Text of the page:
After that, start interacting with every single person who LIKES or COMMENTS on your posts. If it's a simple LIKE on a post, comment on the post and thank them personally. This isn't scalable in the long run, but when you're first starting out, you need to do things that aren't scalable. Draw a celebratory post when you hit your first 10 likes, your first 100, 1000, etc. Get to know your first handful of fans on a first name basis because they're going to be the ones who are going to like, comment and share your work most frequently. This also applies to your Tapastic series - when it comes to engagement, personal interactions go a long way.
It's important in the beginning to create good user behavior. I think that's where I went most wrong when first starting on the Tapastic Facebook Page. You'll notice from the spreadsheet snippet that we weren't getting a whole ton of comments. The page wasn't super interactive... it was more like a casual page where you'd see our posts pop up on your newsfeed and think "oh that's cute" or "oh that's clever" and you MIGHT click on like.
I wish I could have injected more personality into the page from the get-go and make people look forward to not only seeing the posts but also looking forward to interacting with us.
Basically... put yourself out there. Even if you're not comfortable socializing in person (ME), you can create an online persona that's full of confidence or snarky witticisms.
Part 3: Link vs Image Posting (A.K.A. Grow vs Growth)
Featured above is a pretty typical post by us on Facebook. Proportionately, we get a healthy number of engagement relative to the number of likes on the page. It's an image based post with a bitly link.
And here, we have a link based post (which also happens to be shared from the HJ Story Facebook page, who you should definitely check out because he's seriously doing some amazing work with social media).
So, first thing you'll notice is that image based posts tend to see a much higher reach and overall more engagement. The post by Dami Lee got 325+ likes opposed to HJ Story's post which got 25+ likes. But notice the ratio between likes+shares+comments to reach. With a fraction of the engagement of Dami Lee's post, HJ Story is able to garner proportionately more reach (and although it's not displayed, a much higher click through conversion).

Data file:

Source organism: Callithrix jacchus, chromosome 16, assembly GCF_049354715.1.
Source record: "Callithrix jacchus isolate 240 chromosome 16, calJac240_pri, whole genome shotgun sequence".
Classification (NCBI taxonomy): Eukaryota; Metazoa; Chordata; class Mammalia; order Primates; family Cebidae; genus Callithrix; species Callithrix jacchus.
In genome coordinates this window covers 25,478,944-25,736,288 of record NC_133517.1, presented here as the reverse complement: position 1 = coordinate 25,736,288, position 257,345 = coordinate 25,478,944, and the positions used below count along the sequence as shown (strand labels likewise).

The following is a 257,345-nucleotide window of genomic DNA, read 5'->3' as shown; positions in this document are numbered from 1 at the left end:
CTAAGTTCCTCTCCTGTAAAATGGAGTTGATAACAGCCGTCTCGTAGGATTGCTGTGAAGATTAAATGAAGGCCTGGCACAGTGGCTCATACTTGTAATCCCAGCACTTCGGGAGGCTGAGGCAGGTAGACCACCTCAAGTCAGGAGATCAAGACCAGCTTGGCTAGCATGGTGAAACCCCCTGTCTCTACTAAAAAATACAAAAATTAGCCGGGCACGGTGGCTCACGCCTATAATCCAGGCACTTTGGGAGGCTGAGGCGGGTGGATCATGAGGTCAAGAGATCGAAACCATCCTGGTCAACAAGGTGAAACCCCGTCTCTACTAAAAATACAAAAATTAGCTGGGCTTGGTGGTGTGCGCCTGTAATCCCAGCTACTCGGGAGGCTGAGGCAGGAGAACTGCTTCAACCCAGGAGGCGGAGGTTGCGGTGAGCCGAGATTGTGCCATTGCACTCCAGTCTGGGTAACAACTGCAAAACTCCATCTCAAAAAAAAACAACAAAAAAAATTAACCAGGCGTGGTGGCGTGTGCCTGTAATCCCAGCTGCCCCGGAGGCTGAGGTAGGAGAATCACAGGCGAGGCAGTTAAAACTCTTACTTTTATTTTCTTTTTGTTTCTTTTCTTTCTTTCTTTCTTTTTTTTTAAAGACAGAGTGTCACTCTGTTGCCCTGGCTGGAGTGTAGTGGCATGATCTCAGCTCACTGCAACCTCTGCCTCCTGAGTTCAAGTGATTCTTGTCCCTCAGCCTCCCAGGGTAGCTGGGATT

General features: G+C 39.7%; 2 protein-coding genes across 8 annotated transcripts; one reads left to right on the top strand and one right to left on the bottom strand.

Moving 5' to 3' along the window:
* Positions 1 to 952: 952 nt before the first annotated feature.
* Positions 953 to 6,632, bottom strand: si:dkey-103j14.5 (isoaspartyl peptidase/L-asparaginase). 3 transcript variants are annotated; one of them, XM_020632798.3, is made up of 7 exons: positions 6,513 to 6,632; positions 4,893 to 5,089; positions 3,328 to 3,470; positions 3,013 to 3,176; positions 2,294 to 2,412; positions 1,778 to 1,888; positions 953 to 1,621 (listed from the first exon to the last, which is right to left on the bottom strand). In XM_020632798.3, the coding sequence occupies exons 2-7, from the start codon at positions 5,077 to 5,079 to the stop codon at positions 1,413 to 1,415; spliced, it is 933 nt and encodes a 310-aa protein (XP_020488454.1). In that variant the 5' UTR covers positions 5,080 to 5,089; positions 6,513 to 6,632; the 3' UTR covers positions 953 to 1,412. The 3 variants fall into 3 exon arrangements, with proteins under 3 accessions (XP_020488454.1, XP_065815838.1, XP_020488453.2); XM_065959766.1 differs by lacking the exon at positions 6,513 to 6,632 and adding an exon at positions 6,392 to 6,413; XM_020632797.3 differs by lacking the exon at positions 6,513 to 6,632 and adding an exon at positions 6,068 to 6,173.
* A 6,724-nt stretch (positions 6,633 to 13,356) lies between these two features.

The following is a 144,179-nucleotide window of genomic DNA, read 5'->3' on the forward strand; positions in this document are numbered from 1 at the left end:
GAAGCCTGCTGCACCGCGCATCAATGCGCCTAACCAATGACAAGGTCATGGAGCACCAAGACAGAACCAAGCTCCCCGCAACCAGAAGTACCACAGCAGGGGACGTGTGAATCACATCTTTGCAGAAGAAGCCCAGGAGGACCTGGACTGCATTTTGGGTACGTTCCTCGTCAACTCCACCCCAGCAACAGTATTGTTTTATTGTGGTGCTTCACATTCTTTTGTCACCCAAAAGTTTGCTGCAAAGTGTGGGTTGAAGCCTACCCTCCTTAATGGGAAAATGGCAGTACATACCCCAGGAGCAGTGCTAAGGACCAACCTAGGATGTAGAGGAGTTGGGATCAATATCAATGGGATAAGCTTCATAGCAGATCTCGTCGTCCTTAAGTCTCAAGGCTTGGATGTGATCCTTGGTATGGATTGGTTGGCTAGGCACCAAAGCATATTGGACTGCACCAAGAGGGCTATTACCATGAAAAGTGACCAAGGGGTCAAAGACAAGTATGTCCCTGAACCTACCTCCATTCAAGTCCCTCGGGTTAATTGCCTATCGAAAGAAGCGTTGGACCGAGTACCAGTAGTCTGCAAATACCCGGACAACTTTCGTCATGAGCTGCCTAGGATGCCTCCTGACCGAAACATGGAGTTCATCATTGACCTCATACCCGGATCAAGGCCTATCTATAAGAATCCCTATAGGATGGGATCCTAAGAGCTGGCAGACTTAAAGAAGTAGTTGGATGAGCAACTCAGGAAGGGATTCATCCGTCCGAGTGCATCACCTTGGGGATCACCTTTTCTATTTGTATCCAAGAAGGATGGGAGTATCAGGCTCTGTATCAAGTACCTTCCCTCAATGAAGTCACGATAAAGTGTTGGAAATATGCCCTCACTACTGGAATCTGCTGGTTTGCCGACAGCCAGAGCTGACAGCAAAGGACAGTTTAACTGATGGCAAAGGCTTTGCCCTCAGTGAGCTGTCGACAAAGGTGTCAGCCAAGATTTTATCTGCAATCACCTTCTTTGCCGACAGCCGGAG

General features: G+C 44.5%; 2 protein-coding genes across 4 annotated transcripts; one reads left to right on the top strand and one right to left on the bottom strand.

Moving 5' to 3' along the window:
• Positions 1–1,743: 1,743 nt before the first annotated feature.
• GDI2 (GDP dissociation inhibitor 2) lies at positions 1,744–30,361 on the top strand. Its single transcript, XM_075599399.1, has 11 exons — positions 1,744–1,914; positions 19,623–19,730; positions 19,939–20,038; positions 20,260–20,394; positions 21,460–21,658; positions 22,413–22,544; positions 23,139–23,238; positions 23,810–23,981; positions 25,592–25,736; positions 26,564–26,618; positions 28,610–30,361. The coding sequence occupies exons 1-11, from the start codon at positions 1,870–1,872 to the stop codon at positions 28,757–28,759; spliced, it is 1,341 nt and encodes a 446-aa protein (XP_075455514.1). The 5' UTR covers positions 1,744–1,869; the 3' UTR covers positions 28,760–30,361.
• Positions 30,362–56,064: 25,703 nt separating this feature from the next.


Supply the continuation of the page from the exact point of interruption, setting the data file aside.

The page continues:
Okay. So you might be wondering why wouldn't we simply stick to link based post to drive more traffic to the site??
If you look through the Tapastic facebook page, you'll notice almost 98% of our posts are image based.
Link based marketing is great if you want to drive traffic to the site and is an important behavior to get your readership used to. But notice that the HJ Story post didn't get any shares. That's right, 0 shares. Meaning that a vast majority of the 4.7k people reached are organically already likely to be following our Facebook page.
This is opposed to the Dami Lee post which has 63 shares. Of those 9.4k people reached, there's a higher probability that they weren't already following us. And the end results? Dami Lee's post netted us a total of 72 new likes while HJ Story's netted us only 2. This is net gain, meaning there were a few people that unfollowed us for those posts (yeah... it happens).
So the image based approach is really important for reach and growth.
Disclaimer: This is a not-so-humble brag.
For organic growth, you always have to find that fine line between driving traffic to your own site or your Tapastic page and growing out your presence on those social media platforms. It's very difficult and incredibly time consuming.
But if you're patient and stay with it, every once in a while you get these runaway successes. We were able to convert 10k click through (still proportionately less than link based posts), but were able to net 2,000 new likes for the Facebook page. The long term benefits? Higher click through for subsequent posts.